California Trial Motions
Motions to Enforce Fair and Just Trial Proceedings
If you have been accused of a criminal offense, it is your right under
the Sixth Amendment of the United States Constitution to a fair trial.
In order to ensure this right is upheld throughout court proceedings,
your counsel can submit a variety of
motions to ensure every aspect of the process administers justice. At The Law
Office of Barney B. Gibbs, our Anaheim criminal defense attorney is dedicated
to defending the right to fair trial for all of our clients.
Attorney Gibbs has more than 30 years of experience in
criminal law, which has allowed him to build a comprehensive knowledge of California
laws and courts. Having represented clients in more than 2,500 cases,
he has a considerable familiarity with judges and prosecutors in the local
court systems. This gives him an advantage in understanding the tendencies
of his opponents and those who have the ultimate say in your freedom.
You can trust him to provide competent and aggressive legal counsel throughout
your criminal proceedings.
Before a trial begins, there are numerous motions that can be submitted
in order to set a precedence that your case will honor your right to a
fair trial. Among these motions include challenges relating to the validity
of the case itself, ensuring that the environment of the trial promotes
a fair proceeding, and to prepare a solid defense.
The defense can request to examine the arresting police officer's personnel
files to analyze the officer's history for potential signs of prejudice
or prior misconducts. Additionally, you can submit a motion for a Bill
of Particulars, in which a prosecution must reveal the exact charges the
defendant faces, which may necessitate a Motion to Reduce Charges should
they be considered too harsh.
In some instances, the circumstances surrounding the case may necessitate
a motion for a Change of Venue, particularly in high-profile cases that
incur a lot of publicity. Furthermore, a motion to strike a prior conviction
may be submitted in order to prevent prejudice of a jury against a defendant
based on his or her irrelevant history.
Motions to prepare a defense for your trial include:
- Motions for discovery to obtain all the evidence a prosecution plans to
use in its case
- Motions to preserve evidence so that the defense can use their own expert
witnesses to examine the prosecution's evidence
- Motion to disclose the identity of a confidential informant to find out
if a prosecution intends to use a government witness
An Anaheim criminal defense lawyer from our firm can take full advantage
of these motions to protect your right to a fair trial. We will fight
to ensure that we have the tools and evidence we need to build a defense
that can give you your best chance at freedom.
Motions During a Trial
There are motions that may be done during a trial. In order for these motions
to be advantageous for the defendant, they need to be submitted in a manner
that is appropriate and do not negatively sway a jury's opinion of
Motion on Limine can be used to stop the prosecution from presenting evidence that may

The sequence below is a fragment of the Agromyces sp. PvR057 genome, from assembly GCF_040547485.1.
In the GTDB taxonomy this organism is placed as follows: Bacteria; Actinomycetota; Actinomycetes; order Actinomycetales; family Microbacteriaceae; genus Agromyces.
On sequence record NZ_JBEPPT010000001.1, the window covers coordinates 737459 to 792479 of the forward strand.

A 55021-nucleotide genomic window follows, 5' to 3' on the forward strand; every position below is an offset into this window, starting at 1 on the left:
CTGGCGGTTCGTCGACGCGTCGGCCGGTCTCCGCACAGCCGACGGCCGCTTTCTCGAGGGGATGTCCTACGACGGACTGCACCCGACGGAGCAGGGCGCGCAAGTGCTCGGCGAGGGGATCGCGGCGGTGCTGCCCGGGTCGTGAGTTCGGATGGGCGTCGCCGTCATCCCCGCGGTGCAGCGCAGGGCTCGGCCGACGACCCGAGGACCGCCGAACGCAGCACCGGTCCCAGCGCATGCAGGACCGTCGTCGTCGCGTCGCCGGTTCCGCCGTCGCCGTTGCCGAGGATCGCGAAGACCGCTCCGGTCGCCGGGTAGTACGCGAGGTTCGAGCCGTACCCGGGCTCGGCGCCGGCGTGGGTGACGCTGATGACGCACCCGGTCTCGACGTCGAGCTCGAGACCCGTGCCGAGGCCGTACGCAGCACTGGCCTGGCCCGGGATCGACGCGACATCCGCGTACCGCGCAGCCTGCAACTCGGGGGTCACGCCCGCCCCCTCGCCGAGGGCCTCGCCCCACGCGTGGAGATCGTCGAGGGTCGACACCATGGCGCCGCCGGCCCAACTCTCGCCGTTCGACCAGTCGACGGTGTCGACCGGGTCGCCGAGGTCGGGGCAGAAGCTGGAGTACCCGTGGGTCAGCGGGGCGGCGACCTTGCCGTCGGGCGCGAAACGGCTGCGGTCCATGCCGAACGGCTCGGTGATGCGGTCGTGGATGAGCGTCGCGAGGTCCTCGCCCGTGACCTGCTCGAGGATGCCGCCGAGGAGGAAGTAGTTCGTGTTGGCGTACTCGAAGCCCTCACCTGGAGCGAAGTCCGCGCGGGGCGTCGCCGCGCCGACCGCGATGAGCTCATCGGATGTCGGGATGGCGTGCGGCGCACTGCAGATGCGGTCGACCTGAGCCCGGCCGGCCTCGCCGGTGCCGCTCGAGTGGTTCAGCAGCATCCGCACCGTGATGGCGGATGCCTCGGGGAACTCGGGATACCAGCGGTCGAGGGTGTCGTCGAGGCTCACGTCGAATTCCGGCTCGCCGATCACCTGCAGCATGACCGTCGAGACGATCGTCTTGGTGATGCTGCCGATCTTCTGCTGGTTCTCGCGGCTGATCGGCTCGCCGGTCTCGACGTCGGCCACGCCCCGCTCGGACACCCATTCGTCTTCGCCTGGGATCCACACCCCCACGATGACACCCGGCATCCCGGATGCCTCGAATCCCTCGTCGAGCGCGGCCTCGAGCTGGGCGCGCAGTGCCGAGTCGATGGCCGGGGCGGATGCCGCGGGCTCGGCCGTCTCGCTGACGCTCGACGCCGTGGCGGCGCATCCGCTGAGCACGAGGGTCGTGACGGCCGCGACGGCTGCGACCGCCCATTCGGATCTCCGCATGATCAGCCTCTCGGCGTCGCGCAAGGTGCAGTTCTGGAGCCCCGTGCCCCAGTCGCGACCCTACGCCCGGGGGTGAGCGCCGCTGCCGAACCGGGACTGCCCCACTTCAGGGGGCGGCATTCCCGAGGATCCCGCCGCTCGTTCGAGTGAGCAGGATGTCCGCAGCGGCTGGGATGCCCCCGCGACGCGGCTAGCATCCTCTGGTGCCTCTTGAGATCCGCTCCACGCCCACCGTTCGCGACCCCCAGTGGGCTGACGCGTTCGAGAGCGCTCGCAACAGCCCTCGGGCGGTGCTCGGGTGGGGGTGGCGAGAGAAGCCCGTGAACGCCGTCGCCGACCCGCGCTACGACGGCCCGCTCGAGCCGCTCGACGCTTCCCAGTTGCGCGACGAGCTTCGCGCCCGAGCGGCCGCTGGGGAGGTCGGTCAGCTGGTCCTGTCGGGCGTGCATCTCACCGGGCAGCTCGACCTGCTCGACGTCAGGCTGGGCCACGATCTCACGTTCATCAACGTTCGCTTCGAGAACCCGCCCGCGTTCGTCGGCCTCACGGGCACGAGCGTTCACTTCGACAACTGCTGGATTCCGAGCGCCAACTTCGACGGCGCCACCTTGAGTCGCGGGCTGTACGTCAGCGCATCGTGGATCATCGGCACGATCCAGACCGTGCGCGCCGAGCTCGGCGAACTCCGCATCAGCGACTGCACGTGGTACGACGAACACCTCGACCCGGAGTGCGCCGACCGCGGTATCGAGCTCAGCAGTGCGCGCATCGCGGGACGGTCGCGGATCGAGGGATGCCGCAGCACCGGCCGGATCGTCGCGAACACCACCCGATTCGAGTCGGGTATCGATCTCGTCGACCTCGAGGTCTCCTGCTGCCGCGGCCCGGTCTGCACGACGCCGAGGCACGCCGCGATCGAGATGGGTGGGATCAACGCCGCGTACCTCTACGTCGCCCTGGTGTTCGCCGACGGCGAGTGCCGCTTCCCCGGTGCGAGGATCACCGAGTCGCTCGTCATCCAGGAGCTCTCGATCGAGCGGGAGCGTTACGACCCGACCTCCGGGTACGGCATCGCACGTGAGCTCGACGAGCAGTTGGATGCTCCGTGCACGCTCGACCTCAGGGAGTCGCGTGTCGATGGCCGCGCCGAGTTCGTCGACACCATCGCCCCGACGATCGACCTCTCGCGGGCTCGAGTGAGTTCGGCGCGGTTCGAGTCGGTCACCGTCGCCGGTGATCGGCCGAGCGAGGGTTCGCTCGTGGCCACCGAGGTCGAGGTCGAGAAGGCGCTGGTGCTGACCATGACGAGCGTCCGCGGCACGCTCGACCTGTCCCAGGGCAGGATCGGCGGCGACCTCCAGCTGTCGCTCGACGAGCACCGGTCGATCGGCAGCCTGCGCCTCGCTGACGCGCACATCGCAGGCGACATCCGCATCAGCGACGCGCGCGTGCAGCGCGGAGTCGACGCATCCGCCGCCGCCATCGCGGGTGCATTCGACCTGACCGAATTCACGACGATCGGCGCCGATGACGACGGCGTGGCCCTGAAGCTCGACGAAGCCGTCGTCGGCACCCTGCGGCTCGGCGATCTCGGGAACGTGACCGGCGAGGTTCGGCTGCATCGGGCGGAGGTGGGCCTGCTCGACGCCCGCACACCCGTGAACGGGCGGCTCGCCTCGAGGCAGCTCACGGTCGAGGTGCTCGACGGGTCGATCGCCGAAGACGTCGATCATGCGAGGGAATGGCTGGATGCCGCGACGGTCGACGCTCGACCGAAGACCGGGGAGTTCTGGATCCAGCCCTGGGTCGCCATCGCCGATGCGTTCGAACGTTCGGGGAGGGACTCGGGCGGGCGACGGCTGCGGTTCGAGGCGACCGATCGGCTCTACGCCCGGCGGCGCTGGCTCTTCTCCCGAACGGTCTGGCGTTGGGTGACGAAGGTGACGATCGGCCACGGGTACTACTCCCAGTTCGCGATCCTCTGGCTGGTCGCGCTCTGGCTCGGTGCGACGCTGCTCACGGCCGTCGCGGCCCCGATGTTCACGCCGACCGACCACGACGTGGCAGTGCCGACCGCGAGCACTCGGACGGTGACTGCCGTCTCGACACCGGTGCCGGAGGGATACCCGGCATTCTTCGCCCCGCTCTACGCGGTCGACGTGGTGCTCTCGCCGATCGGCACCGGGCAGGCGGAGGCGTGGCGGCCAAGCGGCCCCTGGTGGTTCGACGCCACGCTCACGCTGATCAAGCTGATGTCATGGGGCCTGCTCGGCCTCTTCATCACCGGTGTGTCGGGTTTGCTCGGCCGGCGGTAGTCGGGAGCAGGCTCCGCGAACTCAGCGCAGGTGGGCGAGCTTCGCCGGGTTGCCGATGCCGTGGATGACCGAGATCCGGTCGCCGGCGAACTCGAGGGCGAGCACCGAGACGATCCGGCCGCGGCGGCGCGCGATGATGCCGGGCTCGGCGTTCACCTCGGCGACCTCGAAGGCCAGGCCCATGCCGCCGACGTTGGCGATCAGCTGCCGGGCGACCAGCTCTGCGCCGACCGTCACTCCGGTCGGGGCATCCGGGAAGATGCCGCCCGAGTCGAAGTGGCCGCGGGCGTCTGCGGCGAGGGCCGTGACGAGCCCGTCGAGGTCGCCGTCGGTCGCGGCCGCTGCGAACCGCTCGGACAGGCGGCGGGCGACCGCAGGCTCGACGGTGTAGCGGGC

be inadmissible. This is incredibly important because once the jury hears
something, it is impossible to take it back, even if they are asked to
disregard what they have heard.
If the prosecution has a witness that says something improper, the defense
may choose to submit a
Motion to Strike Testimony. Testimony that is stricken cannot be brought up when jurors ask for a
recap of testimony and may serve to discredit a witness.
If the prosecution does not present a strong case, a
Motion to Dismiss may be filed, but preferably not in the presence of the jury so that they
do not think that the judge's refusal of the motion means that he
thinks the defendant is guilty.
Appeals, Writs, and Post-trial Motions
Certain motions can also be filed after a trial. For example, if a defendant
believes that he was wrongfully accused, the defense may ask the judge
to change the verdict to not guilty (although this happens rarely). The
defense can also ask that the judge declare the trial a mistrial so that
there can be a new trial. However, if the defendant is found to be not
guilty, that is a final decision and the prosecutions cannot file a motion
for a new trial or verdict.
Important new evidence (such as a witness of scientific evidence that was
not available at the time of the trial) or misconduct on the part of the
jury may be valid reasons for a new trial. There are timelines that must
be followed when asking for a new trial. Besides motions, the defense
may also submit appeals or writs to challenge a verdict. As it is typically
unlikely that a judge will overturn his/her own verdict, it is essential
that you have an aggressive and knowledgeable attorney on your side.
Hire an AV® Rated Legal Professional
When you are facing criminal charges, it can be a comfort to know that
you have an Anaheim criminal attorney in your corner who has proven effectiveness
in defending his clients. At The Law Office of Barney B. Gibbs, our primary
lawyer has been rated AV Preeminent® by Martindale-Hubbell, which
means that his success in the courtroom is recognized by peers and clients
alike. We offer financing options and payment plans so that you can have
access to counsel who will protect your right to a fair trial.
Call our firm today to schedule your
free case evaluation!